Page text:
". . . But the past does not exist independently from the present. Indeed, the past is only past because there is a present, just as I can point to something over there only because I am here. But nothing is inherently over there or here. In that sense, the past has no content. The past -- or more accurately, pastness -- is a position. Thus, in no way can we identify the past as past." p. 15

". . . But we may want to keep in mind that deeds and words are not as distinguishable as often we presume. History does not belong only to its narrators, professional or amateur. While some of us debate what history is or was, others take it into their own hands." p. 153

Silencing the Past: Power and the Production of History (1995) by Michel-Rolph Trouillot

Wednesday, June 15, 2022

Postmambo Seminars Presents

June 16, 8 pm Eastern, Postmambo Movie Night presents:

Elder's Corner, directed by Adesiji Awoyinka, who will join us on Zoom for conversation afterward. From the press kit:
    From the colorful, celebratory sounds of Juju to the politicized urgency of Afrobeat, Nigerian musicians have spearheaded some of Africa's most prominent musical movements. Oftentimes, their work formed the backdrop against which the nation blossomed. So what happened to the pioneering artists who rose to prominence during the country's halcyon years - and continued to endure when it faltered?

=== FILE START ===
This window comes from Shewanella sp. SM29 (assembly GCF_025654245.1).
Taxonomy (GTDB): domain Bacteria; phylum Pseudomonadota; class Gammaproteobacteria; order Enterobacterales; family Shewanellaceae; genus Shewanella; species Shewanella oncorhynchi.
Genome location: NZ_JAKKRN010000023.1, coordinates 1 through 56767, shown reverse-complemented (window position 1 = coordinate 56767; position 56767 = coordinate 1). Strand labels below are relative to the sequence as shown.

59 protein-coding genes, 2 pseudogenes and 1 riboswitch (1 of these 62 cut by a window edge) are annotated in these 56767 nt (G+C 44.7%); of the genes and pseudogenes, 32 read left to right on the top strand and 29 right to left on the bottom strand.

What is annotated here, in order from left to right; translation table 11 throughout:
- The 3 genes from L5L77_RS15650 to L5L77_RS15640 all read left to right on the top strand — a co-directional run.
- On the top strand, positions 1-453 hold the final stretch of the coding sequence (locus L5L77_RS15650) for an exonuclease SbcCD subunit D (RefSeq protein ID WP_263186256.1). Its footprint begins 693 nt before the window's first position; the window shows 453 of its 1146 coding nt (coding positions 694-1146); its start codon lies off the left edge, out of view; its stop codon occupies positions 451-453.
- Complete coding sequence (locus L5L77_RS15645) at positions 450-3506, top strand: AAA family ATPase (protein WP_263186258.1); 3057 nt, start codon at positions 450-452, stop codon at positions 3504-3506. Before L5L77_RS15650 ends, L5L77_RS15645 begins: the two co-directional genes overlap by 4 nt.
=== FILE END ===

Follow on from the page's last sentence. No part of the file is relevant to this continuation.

If you haven't been to a Postmambo Movie Night before, here's how we do it. It's easier to do than it is to describe. 

    1) We assemble on Zoom, then migrate as a group to Vimeo to watch the movie.  (I'll give you the Vimeo link in the Zoom chat.)

    2) Once we're on Vimeo, I give the 5-4-3-2-1 countdown, and we all start watching in sync. When it's over, we migrate back to Zoom.

==>Please be on time. (It's hard to sync you in if you don't start with us.) Log in before 8 pm Eastern, please.

This is really easy, but occasionally people who don't have experience with these platforms encounter problems. We don't want anyone excluded! If you don't think you have the tech savvy, or want to do a tech check beforehand, e-mail me and we'll get together privately and talk you through it. 

**************** HOW TO DONATE ***************
You don't have to pay to attend. Don't feel bad if you can't. But we can only continue if we are supported, so we very much appreciate your donation of any size. We're self-funding, so your participation is crucial. I suggest a contribution of $15 for this one event, or $150 to express ongoing support for the series, but we'll happily accept whatever amount you can donate.  Payment options:
1) Zelle. This is our preferred way to receive money, if your bank offers it. Tell them to send it to  (It will ask you to confirm by showing you the name PLEAS.)

2) Paypal (be sure to check "sending to a friend" or else they charge a commission):

3) cashapp $nedsublette

4) Venmo @Postmambo-Studies

4) Paper check via USPS.  E-mail me and I'll send the info. 
Thank you if you have donated, y'all know who you are, and once again -- thank y'all for making our sessions possible.

* * *

July 14: Postmambo Sessions presents a conversation with Dr. Gerald Horne, Moores Professor of History at the University of Houston and author of more than three dozen books, including Jazz and Justice: Racism and the Political Economy of the Music (Monthly Review Press, 2019). I might also have to ask him about his new one, The Counter Revolution of 1836: Texas slavery & Jim Crow and the roots of U.S. Fascism (International Publishers, 2022).

August 11: Postmambo Sessions presents a conversation with T.J. English, historian of organized crime and devoted music fan who co-led our beyond-splendid 2019 Havana Nocturne Postmambo Cuban Music Seminar based on his best-selling book of the same name. We'll talk about his brand-new title (pub date Aug. 2) Dangerous Rhythms: Jazz and the Underworld.